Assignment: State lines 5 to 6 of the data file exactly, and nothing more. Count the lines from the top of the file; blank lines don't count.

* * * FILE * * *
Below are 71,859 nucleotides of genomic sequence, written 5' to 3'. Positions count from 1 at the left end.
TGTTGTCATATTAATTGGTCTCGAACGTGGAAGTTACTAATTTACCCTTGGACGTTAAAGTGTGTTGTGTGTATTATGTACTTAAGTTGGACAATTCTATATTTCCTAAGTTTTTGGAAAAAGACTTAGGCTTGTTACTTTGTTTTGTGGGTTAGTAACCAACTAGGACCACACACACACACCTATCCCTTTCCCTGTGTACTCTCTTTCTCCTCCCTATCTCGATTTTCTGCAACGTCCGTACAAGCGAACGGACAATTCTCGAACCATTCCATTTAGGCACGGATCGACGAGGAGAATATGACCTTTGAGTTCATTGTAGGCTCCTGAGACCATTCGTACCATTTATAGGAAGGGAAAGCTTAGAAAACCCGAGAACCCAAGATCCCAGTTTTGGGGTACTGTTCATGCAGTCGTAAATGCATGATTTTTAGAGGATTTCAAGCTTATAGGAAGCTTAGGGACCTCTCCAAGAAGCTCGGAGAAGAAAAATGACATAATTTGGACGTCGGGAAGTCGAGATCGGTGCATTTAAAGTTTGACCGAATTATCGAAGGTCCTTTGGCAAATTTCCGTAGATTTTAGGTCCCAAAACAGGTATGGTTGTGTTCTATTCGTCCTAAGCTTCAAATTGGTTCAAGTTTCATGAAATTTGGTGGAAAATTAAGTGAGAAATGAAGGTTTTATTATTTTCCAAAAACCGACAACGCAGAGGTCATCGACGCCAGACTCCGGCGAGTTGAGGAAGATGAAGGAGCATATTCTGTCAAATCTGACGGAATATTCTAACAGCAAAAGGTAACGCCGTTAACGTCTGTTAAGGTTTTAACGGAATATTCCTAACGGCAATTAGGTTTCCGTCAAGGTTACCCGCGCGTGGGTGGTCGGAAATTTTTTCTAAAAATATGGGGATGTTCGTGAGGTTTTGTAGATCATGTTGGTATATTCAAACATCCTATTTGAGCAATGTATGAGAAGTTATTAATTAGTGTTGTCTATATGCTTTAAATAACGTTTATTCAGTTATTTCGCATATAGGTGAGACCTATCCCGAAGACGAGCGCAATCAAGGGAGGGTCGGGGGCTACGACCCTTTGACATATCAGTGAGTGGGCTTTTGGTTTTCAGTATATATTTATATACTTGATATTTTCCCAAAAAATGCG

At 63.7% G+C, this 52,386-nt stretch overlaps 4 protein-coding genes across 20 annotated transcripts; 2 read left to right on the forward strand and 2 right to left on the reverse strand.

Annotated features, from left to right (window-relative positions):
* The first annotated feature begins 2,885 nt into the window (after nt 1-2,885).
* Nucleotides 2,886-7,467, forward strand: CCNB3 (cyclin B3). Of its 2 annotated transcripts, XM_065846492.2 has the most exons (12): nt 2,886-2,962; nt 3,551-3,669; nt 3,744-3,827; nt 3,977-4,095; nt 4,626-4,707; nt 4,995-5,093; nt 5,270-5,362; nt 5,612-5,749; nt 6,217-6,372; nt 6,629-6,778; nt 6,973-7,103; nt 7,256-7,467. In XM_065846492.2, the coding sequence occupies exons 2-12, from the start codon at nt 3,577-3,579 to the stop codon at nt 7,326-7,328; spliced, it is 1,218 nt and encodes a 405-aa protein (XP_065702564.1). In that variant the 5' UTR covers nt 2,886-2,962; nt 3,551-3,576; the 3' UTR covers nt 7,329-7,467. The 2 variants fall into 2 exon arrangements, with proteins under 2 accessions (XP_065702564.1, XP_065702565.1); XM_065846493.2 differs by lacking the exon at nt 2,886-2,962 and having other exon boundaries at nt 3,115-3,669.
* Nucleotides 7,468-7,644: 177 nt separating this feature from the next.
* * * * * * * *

* The first annotated feature begins 2,885 nt into the window (after nt 1-2,885).
* Nucleotides 2,886-7,467, forward strand: CCNB3 (cyclin B3). Of its 2 annotated transcripts, XM_065846492.2 has the most exons (12): nt 2,886-2,962; nt 3,551-3,669; nt 3,744-3,827; nt 3,977-4,095; nt 4,626-4,707; nt 4,995-5,093; nt 5,270-5,362; nt 5,612-5,749; nt 6,217-6,372; nt 6,629-6,778; nt 6,973-7,103; nt 7,256-7,467. In XM_065846492.2, the coding sequence occupies exons 2-12, from the start codon at nt 3,577-3,579 to the stop codon at nt 7,326-7,328; spliced, it is 1,218 nt and encodes a 405-aa protein (XP_065702564.1). In that variant the 5' UTR covers nt 2,886-2,962; nt 3,551-3,576; the 3' UTR covers nt 7,329-7,467. The 2 variants fall into 2 exon arrangements, with proteins under 2 accessions (XP_065702564.1, XP_065702565.1); XM_065846493.2 differs by lacking the exon at nt 2,886-2,962 and having other exon boundaries at nt 3,115-3,669.